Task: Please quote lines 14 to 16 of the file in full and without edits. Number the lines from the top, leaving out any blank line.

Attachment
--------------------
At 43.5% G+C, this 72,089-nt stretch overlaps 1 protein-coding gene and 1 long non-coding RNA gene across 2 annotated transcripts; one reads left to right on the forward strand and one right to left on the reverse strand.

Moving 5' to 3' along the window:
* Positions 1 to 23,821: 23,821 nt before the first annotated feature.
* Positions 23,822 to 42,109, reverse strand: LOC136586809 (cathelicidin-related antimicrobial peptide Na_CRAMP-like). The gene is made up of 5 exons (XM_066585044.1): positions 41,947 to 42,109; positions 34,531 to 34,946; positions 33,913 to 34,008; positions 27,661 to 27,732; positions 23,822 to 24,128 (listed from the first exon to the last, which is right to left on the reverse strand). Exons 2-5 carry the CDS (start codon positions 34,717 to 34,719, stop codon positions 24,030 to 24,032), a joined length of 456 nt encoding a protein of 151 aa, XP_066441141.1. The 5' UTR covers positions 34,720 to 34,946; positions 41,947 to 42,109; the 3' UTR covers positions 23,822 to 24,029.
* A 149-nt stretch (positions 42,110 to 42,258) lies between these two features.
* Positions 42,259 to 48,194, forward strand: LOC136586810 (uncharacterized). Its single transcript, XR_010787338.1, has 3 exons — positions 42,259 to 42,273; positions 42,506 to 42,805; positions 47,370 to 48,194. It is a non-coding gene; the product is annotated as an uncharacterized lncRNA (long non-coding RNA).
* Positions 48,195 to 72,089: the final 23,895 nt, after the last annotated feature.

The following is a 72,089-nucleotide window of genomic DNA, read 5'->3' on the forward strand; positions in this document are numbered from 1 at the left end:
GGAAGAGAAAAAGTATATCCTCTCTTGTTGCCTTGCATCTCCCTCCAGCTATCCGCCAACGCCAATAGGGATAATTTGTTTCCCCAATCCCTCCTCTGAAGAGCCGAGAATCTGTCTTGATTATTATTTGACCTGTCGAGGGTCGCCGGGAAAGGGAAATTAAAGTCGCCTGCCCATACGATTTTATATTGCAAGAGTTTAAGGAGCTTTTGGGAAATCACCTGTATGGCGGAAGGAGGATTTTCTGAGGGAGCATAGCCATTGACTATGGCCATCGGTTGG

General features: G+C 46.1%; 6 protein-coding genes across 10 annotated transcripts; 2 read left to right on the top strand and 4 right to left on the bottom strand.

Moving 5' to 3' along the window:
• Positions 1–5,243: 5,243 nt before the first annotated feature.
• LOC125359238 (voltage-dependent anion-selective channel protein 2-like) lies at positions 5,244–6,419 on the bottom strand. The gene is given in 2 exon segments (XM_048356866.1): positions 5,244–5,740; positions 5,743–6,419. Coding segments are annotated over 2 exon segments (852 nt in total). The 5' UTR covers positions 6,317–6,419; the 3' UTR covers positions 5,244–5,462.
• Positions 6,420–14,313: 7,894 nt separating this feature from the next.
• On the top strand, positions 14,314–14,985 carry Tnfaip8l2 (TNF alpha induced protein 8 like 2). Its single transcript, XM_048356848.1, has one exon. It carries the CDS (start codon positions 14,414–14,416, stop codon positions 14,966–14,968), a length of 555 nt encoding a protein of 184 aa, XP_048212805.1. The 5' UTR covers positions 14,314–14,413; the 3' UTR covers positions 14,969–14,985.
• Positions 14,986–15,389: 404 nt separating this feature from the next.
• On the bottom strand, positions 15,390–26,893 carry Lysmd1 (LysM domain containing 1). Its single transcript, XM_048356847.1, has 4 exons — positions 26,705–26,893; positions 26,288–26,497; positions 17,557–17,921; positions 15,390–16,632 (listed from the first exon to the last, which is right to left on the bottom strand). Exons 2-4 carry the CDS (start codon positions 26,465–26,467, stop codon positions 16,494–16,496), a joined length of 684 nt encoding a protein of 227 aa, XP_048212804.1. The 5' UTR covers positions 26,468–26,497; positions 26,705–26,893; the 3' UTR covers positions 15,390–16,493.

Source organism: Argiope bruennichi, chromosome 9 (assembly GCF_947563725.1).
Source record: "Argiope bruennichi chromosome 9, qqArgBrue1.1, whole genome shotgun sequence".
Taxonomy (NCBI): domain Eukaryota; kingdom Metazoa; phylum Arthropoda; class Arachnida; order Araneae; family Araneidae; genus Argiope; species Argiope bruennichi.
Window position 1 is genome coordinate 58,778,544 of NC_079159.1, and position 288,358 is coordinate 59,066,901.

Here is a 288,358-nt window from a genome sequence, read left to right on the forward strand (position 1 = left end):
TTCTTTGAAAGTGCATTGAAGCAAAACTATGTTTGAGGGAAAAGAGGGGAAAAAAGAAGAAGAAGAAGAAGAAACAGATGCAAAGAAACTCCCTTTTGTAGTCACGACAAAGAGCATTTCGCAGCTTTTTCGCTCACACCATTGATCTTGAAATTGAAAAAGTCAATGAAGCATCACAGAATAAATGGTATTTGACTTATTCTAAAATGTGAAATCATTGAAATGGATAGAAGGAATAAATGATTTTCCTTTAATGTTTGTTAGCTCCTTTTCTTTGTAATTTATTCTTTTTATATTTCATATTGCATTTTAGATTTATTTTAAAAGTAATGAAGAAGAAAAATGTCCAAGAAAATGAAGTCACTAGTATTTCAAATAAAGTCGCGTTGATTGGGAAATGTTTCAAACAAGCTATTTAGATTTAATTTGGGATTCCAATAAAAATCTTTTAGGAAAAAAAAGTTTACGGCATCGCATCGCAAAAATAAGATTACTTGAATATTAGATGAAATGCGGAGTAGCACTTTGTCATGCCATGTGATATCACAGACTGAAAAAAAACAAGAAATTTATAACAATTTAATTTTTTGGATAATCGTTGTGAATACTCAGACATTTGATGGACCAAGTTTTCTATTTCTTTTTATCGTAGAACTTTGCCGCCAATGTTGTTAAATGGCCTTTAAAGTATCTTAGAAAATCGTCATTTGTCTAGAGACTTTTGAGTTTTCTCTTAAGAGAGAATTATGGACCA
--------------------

• Positions 6,420–14,313: 7,894 nt separating this feature from the next.
• On the top strand, positions 14,314–14,985 carry Tnfaip8l2 (TNF alpha induced protein 8 like 2). Its single transcript, XM_048356848.1, has one exon. It carries the CDS (start codon positions 14,414–14,416, stop codon positions 14,966–14,968), a length of 555 nt encoding a protein of 184 aa, XP_048212805.1. The 5' UTR covers positions 14,314–14,413; the 3' UTR covers positions 14,969–14,985.
• Positions 14,986–15,389: 404 nt separating this feature from the next.